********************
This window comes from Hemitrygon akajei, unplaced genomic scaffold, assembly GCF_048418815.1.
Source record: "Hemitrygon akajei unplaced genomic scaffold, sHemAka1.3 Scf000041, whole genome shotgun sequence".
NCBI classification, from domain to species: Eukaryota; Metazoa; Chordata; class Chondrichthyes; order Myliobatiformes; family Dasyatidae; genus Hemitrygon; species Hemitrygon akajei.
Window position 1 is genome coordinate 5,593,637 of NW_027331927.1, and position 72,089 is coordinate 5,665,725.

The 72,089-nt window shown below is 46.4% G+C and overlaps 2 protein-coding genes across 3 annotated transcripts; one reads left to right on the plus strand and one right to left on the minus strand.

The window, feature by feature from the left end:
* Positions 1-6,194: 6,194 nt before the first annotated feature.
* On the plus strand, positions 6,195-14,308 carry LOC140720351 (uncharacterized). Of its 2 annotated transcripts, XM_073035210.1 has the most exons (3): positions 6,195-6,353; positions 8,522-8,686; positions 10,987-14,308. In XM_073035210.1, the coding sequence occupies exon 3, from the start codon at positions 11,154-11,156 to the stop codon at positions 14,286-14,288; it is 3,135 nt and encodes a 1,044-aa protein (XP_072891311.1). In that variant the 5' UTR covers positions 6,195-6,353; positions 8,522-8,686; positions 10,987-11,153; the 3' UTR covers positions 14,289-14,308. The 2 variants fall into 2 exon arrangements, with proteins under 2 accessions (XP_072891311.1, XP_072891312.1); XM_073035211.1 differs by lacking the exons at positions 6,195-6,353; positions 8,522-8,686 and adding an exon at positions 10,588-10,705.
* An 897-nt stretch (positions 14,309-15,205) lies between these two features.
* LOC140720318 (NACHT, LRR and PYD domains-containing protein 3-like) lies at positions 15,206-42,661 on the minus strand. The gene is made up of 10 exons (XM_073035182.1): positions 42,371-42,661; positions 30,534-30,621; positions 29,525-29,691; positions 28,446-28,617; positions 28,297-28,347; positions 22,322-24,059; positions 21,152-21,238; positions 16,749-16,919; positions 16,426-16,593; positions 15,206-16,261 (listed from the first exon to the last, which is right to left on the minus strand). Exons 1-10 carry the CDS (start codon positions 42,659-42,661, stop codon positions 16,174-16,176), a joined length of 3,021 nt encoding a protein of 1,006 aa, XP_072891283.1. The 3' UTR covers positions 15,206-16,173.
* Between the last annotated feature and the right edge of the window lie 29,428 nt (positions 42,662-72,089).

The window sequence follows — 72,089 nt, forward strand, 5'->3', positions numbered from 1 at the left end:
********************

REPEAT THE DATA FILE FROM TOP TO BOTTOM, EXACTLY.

This window comes from Hemitrygon akajei, unplaced genomic scaffold, assembly GCF_048418815.1.
Source record: "Hemitrygon akajei unplaced genomic scaffold, sHemAka1.3 Scf000041, whole genome shotgun sequence".
NCBI classification, from domain to species: Eukaryota; Metazoa; Chordata; class Chondrichthyes; order Myliobatiformes; family Dasyatidae; genus Hemitrygon; species Hemitrygon akajei.
Window position 1 is genome coordinate 5,593,637 of NW_027331927.1, and position 72,089 is coordinate 5,665,725.

The 72,089-nt window shown below is 46.4% G+C and overlaps 2 protein-coding genes across 3 annotated transcripts; one reads left to right on the plus strand and one right to left on the minus strand.

The window, feature by feature from the left end:
* Positions 1-6,194: 6,194 nt before the first annotated feature.
* On the plus strand, positions 6,195-14,308 carry LOC140720351 (uncharacterized). Of its 2 annotated transcripts, XM_073035210.1 has the most exons (3): positions 6,195-6,353; positions 8,522-8,686; positions 10,987-14,308. In XM_073035210.1, the coding sequence occupies exon 3, from the start codon at positions 11,154-11,156 to the stop codon at positions 14,286-14,288; it is 3,135 nt and encodes a 1,044-aa protein (XP_072891311.1). In that variant the 5' UTR covers positions 6,195-6,353; positions 8,522-8,686; positions 10,987-11,153; the 3' UTR covers positions 14,289-14,308. The 2 variants fall into 2 exon arrangements, with proteins under 2 accessions (XP_072891311.1, XP_072891312.1); XM_073035211.1 differs by lacking the exons at positions 6,195-6,353; positions 8,522-8,686 and adding an exon at positions 10,588-10,705.
* An 897-nt stretch (positions 14,309-15,205) lies between these two features.
* LOC140720318 (NACHT, LRR and PYD domains-containing protein 3-like) lies at positions 15,206-42,661 on the minus strand. The gene is made up of 10 exons (XM_073035182.1): positions 42,371-42,661; positions 30,534-30,621; positions 29,525-29,691; positions 28,446-28,617; positions 28,297-28,347; positions 22,322-24,059; positions 21,152-21,238; positions 16,749-16,919; positions 16,426-16,593; positions 15,206-16,261 (listed from the first exon to the last, which is right to left on the minus strand). Exons 1-10 carry the CDS (start codon positions 42,659-42,661, stop codon positions 16,174-16,176), a joined length of 3,021 nt encoding a protein of 1,006 aa, XP_072891283.1. The 3' UTR covers positions 15,206-16,173.
* Between the last annotated feature and the right edge of the window lie 29,428 nt (positions 42,662-72,089).

The window sequence follows — 72,089 nt, forward strand, 5'->3', positions numbered from 1 at the left end: